While much of tourism is clearly focused on the guests and consumers, people are just as important on the other side, as it’s the employees and hosts who define the experience a traveller can have. In this context, speakers looked both at the current status and future prospects for the reality of work. Early in the Summit, Ian Goldin, Professor of Globalisation and Development at the University of Oxford, provided some context, showing that national statistics can belie the fact that for many individuals economic progress has not brought benefits — what is good for the individual is not necessarily the same as what is good for the common.
It is not just about how much people benefit from their work, it is also about how they work. April Rinne, Global Authority on the Gig Economy and Future of Work, described a future of work that is characterised by freelancing and automation replacing lifetime employment and traditional 9–5 routines. To keep a motivated workforce — on which Travel & Tourism depends, it is important for companies to develop strategies and policies to address issues such as recruitment, safety, insurance, and benefits.
Mark Hoplamazian, CEO of Hyatt Hotels, emphasised the importance of knowing about the needs of employees and building strategies around that understanding, rather than taking a generic, top down approach. Kike Sarasola, CEO of Room Mate Hotels, highlighted the need to encourage young people to engage with careers in tourism.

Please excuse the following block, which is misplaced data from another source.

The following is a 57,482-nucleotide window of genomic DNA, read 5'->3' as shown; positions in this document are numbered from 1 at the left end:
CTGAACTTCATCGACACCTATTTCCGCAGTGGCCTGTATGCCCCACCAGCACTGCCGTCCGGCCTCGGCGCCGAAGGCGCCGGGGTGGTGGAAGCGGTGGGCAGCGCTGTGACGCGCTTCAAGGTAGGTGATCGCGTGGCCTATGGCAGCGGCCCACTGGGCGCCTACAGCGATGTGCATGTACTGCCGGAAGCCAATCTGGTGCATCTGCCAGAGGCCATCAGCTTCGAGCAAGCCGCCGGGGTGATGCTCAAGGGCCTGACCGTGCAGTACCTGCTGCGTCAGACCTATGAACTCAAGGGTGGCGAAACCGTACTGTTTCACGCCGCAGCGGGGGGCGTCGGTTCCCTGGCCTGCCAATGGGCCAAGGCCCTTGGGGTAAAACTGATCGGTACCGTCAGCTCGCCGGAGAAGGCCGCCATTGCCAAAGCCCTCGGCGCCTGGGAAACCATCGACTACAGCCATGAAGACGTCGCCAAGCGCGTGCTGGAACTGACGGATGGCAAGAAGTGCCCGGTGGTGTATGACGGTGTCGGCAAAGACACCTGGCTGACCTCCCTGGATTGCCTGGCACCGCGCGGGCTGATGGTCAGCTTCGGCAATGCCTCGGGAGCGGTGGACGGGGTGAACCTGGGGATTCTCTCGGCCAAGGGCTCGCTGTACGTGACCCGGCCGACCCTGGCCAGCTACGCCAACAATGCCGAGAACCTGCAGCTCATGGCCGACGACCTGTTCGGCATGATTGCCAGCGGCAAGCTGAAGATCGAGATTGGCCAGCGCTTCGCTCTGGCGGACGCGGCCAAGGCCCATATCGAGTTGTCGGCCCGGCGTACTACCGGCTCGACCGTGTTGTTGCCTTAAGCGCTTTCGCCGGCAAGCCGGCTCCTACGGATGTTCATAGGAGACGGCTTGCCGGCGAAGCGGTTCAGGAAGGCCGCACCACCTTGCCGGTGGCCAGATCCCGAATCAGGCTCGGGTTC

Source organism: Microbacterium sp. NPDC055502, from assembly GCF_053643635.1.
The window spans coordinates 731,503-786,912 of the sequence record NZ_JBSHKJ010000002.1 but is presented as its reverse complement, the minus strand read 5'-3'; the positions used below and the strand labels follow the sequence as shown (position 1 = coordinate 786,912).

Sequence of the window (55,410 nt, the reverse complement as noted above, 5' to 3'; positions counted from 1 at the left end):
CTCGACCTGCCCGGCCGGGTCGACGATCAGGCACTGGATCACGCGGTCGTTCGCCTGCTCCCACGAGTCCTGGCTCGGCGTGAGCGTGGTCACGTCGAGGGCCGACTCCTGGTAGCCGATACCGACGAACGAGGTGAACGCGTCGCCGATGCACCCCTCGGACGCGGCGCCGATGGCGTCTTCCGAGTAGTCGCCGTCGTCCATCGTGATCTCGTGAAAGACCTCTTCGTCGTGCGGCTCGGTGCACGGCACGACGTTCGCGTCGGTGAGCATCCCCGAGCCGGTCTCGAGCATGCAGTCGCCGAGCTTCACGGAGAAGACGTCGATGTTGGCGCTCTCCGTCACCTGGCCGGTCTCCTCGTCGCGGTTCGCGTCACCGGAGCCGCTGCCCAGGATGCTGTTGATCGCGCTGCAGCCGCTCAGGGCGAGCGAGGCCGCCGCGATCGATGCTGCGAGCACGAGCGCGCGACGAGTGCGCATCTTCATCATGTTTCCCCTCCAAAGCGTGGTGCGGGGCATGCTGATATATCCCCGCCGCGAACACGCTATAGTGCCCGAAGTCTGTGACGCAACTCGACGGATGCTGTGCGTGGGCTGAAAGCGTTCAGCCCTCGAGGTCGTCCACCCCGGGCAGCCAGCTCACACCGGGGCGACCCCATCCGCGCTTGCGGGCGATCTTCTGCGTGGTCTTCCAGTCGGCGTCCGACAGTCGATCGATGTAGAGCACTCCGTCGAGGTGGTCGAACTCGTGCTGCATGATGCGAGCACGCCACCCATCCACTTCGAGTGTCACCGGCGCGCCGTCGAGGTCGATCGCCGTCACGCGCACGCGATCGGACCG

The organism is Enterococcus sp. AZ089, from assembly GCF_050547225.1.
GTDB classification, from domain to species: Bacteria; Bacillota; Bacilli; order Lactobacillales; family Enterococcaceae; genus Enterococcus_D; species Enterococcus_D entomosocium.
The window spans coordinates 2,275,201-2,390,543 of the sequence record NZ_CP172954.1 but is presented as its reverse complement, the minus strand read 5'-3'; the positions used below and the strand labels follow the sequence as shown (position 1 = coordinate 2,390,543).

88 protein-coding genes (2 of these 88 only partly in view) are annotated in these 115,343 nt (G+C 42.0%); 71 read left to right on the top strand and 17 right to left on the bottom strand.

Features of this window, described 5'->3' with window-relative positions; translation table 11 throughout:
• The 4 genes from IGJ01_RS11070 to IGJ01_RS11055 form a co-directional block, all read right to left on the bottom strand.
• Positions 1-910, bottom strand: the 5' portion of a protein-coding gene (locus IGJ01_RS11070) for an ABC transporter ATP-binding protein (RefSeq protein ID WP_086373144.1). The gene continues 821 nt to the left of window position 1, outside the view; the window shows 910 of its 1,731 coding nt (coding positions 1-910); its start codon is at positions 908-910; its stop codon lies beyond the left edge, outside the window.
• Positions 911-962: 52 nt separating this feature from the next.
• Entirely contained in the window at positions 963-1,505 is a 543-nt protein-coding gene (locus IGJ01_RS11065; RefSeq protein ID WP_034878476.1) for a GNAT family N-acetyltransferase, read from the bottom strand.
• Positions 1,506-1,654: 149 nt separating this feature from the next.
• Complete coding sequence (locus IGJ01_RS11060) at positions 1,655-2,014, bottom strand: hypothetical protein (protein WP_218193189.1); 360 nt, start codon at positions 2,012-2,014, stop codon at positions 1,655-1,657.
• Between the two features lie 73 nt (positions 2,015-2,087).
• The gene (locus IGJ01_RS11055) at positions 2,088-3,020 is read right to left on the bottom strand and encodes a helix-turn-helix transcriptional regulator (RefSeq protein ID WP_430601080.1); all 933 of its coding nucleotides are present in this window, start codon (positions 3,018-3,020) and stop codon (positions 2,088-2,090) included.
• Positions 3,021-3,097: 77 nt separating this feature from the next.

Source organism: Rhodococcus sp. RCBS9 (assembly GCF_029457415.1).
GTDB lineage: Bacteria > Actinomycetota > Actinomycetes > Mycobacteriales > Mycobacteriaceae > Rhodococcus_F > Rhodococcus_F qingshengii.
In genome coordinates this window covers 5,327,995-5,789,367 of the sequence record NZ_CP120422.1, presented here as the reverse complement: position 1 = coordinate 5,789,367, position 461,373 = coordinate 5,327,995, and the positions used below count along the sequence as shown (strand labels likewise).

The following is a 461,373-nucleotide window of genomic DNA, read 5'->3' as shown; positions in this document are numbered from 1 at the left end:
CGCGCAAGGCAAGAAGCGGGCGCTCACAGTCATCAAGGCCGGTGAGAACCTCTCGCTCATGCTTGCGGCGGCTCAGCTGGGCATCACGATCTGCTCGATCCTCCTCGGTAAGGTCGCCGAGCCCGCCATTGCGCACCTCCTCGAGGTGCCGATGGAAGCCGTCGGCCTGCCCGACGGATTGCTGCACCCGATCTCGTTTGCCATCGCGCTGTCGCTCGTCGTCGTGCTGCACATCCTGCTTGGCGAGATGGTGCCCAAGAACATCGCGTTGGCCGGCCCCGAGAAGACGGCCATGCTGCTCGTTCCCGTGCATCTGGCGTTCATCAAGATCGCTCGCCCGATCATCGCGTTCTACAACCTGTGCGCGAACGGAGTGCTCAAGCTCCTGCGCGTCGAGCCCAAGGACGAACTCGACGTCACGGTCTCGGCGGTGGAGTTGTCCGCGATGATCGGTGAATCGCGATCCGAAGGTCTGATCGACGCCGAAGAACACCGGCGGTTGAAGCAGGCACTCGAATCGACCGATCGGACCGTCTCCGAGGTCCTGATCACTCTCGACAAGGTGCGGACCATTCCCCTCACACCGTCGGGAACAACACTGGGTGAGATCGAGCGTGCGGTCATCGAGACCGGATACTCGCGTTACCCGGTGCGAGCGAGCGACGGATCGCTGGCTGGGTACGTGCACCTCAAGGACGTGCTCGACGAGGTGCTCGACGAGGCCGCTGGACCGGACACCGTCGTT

Tomoko Nishimoto, Assistant Director-General and Regional Director for Asia and the Pacific for the International Labour Organisation (ILO) confirmed that standard forms of employment have decreased worldwide, but suggested that this is also an opportunity for Travel & Tourism. As a people-oriented sector that is working on integrating nonstandard forms of employment into its industries, could Travel & Tourism not become a leader in devising tools for addressing some of the key work related issues of our century — including wages and gender as well as new forms of employment?
There are organisations which have already recognised the potential of Travel & Tourism’s contribution to future employment. Several leading examples of such efforts were recognised by the WTTC Tourism for Tomorrow Awards. Desert & Delta Safaris in Botswana, Streets International in Vietnam, and The J. Willard and Alice S. Marriott Foundation’s China Hospitality Education Initiative (CHEI) all demonstrated how new approaches to training and integration into Travel & Tourism can create opportunities and thoroughly change lives of individuals.
And while catering to individual needs is going to be increasingly important in the future of Travel & Tourism, the need for those individuals to be connected with each other will also be paramount. As explained by Mark Hoplamazian, Travel & Tourism is built on a sense of common purpose.
The challenge now is to harness that common purpose in a way which puts individuals — customers, employees, or local hosts — at its heart.
For a general summary of the Global Summit in Bangkok, Thailand, read this: Is It Too Much To Ask? Five Things Travel & Tourism Needs to Do to Secure Its Future